Once, they were almost all from the British Isles. Inspired by a visit to Antwerp, I began more than 20 years ago to explore the breweries of Belgium, Germany and what was then Czechoslovakia. I discovered delights far beyond lager, and began to write about them. I felt like Elizabeth David trying to persuade the British that the Italian kitchen had more than spaghetti.
The British have taken up pasta beyond spaghetti and wine beyond Blue Nun. I suppose some people still always order simply a "dry white", on the questionable basis that it will be clean and refreshing, but this approach is much more common toward beer.
Somewhere on a shelf near you is a much more interesting range of beers. I do not see this selection in the pub. I am not even sure I want it in cask-conditioned bitter, which requires a fast turnover if it is to stay fresh. Three or four cask bitters may be enough in even a busy pub, but the odd, bottled, Baltic strong stout, Belgian saison or Bavarian Bock would not come amiss instead of a "selection" of half a dozen lagers that taste almost exactly alike.
One of my locals offers cuisine of a standard to merit at least a Belgian biere blanche or, afterwards, a snifter of barley wine, but restricts itself instead to a particularly bland brand of national bitter or a sugary lager in a greasy pint glass.
The situation in restaurants is scarcely better. An establishment that offers 30, 40 or 50 wines, definitely not including Blue Nun, Mateus Rose or Le Piat d'Or, has no qualms about restricting itself to one or two international lagers in that vein.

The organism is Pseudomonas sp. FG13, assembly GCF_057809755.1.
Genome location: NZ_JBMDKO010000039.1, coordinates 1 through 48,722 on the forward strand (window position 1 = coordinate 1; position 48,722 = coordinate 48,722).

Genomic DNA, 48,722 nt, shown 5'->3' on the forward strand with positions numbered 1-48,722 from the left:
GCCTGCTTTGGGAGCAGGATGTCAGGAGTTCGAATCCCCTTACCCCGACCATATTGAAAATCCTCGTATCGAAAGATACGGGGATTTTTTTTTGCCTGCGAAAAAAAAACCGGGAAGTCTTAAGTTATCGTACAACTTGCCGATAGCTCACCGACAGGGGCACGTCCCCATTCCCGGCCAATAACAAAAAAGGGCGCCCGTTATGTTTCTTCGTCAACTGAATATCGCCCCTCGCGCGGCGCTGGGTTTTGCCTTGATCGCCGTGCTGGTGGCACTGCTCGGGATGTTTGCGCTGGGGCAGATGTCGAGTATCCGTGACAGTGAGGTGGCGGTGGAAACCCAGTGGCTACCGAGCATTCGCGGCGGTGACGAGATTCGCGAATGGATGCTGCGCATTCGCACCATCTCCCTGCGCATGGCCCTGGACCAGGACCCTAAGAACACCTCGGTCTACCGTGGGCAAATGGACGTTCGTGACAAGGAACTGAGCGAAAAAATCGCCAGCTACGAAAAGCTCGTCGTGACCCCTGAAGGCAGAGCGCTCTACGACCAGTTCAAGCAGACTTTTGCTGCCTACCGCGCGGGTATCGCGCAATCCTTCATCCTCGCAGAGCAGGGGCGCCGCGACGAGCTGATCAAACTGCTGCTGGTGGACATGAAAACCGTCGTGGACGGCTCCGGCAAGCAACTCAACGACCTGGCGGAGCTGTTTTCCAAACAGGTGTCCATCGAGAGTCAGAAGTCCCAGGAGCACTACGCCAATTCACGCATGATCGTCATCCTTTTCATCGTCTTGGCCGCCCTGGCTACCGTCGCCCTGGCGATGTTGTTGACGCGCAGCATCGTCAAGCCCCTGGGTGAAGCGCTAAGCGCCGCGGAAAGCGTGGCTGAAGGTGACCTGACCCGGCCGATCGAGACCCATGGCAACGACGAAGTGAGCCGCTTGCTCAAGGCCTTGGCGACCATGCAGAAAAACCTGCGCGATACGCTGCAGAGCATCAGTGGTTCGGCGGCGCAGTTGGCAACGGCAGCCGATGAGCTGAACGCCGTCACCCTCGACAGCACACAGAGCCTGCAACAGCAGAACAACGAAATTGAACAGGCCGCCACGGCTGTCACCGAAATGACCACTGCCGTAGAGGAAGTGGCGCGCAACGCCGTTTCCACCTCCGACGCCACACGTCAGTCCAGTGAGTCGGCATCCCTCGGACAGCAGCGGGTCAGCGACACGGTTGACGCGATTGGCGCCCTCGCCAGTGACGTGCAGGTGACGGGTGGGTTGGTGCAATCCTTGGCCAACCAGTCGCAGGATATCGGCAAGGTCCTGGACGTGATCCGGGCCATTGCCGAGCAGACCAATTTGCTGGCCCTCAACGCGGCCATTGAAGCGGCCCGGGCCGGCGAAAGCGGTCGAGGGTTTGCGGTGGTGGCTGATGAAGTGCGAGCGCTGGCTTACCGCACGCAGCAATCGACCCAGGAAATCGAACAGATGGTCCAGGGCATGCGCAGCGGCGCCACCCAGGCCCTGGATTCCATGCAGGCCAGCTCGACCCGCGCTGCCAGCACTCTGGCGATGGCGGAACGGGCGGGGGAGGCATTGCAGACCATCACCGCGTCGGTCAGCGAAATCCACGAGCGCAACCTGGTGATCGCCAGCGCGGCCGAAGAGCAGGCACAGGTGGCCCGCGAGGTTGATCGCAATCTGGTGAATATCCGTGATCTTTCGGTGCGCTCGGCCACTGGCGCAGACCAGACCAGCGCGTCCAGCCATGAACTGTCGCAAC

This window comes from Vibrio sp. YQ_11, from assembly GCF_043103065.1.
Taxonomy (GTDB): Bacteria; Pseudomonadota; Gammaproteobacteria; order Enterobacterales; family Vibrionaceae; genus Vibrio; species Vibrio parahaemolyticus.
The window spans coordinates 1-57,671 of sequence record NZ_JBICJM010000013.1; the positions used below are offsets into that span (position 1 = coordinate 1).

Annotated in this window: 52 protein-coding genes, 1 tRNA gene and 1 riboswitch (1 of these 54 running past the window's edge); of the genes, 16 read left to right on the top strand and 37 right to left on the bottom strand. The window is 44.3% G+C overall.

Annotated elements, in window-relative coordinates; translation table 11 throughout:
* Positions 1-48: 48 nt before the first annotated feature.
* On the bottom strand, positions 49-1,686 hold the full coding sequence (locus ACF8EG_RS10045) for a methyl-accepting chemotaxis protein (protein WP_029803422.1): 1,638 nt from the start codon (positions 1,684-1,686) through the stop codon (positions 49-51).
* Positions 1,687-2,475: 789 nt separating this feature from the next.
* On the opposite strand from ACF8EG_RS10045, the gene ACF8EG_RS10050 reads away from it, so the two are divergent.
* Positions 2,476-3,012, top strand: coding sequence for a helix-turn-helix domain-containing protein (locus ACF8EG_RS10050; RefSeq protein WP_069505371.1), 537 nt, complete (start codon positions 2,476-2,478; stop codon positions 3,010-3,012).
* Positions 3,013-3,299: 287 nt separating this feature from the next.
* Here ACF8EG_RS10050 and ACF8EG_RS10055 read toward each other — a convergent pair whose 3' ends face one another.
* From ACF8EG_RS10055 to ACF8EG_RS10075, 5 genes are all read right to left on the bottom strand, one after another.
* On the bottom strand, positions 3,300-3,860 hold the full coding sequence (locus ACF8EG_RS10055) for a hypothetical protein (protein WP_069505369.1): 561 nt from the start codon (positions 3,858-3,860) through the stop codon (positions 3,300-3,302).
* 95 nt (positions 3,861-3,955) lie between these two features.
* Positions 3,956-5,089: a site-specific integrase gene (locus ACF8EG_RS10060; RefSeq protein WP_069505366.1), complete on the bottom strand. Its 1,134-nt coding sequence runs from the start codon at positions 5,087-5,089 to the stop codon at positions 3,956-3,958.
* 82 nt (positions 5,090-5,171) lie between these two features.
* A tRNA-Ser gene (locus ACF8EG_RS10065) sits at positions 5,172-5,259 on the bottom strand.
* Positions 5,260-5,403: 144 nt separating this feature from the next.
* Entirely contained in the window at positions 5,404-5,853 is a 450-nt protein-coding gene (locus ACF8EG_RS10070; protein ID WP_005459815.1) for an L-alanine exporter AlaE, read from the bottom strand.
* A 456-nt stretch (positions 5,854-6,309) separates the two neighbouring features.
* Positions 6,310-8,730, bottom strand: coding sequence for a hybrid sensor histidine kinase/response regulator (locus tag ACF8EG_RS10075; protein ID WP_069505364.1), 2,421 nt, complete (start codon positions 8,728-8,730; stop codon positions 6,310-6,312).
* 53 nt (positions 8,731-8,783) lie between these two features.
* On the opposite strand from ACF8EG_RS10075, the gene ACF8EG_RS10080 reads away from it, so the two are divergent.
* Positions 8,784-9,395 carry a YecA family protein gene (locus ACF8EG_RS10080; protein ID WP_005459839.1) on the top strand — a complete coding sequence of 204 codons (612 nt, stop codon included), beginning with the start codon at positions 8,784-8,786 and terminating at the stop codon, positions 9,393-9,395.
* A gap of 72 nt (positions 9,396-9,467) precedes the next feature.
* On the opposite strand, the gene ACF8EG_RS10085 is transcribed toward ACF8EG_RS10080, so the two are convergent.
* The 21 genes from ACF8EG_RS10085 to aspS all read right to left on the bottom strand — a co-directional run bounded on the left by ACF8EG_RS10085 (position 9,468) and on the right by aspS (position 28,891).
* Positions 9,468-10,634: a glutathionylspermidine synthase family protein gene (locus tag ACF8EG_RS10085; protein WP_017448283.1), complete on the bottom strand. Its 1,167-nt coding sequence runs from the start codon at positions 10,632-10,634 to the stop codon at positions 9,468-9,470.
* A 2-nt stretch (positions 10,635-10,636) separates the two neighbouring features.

A restaurant specialising in "New British" dishes may not be able to handle cask ales but surely should offer a bottle-conditioned classic like King and Barnes' Festive, Fuller's 1845, a Worthington White Shield or Caledonian's Tempus Fugit.
At the top end, restaurateurs might be reluctant to dilute profits on fine wines, but what about servicing the consumer? The argument is sometimes that the customer does not ask for a French biere de garde, Flemish cherry lambic or Franconian smoked lager. Did restaurants wait for the customer to ask before offering us sun-dried tomatoes, buffalo mozzarella, ceps, or inkfish?
In Britain, the full diversity of beer is largely the preserve of the high street stores and the supermarkets. Oddbins' current range, for example, stretches from Aventinus (a wheat double Bock from Bavaria) by way of a Scottish heather ale to Young's Chocolate Stout. These are more than curiosities; store managements do not idly allot shelf-space. Somebody is buying these beers, and consuming them in the privacy of his or her own home. It may well be hers: more women than men buy beer in supermarkets. Even in pubs, about 35 per cent of women drink beer, as against 22 per cent less than two decades ago.
If pubs and restaurants lose business to supermarkets, they have only themselves to blame. Supermarkets would do even better if their display material told the customer more about the tastes and textures of the beers: which is best served as a refresher, a sociable pint, an aperitif, a brew at bedtime? Which is best with fish, meat, cheese, dessert?
Perhaps it is the dinner table that elevates wine over beer. The countries that grow grapes cultivate colourful, sensuously squashy, meal-time companions like tomatoes, aubergines and peppers. The grain-growing countries' benison is hard and under the ground: potatoes, parsnips, carrots.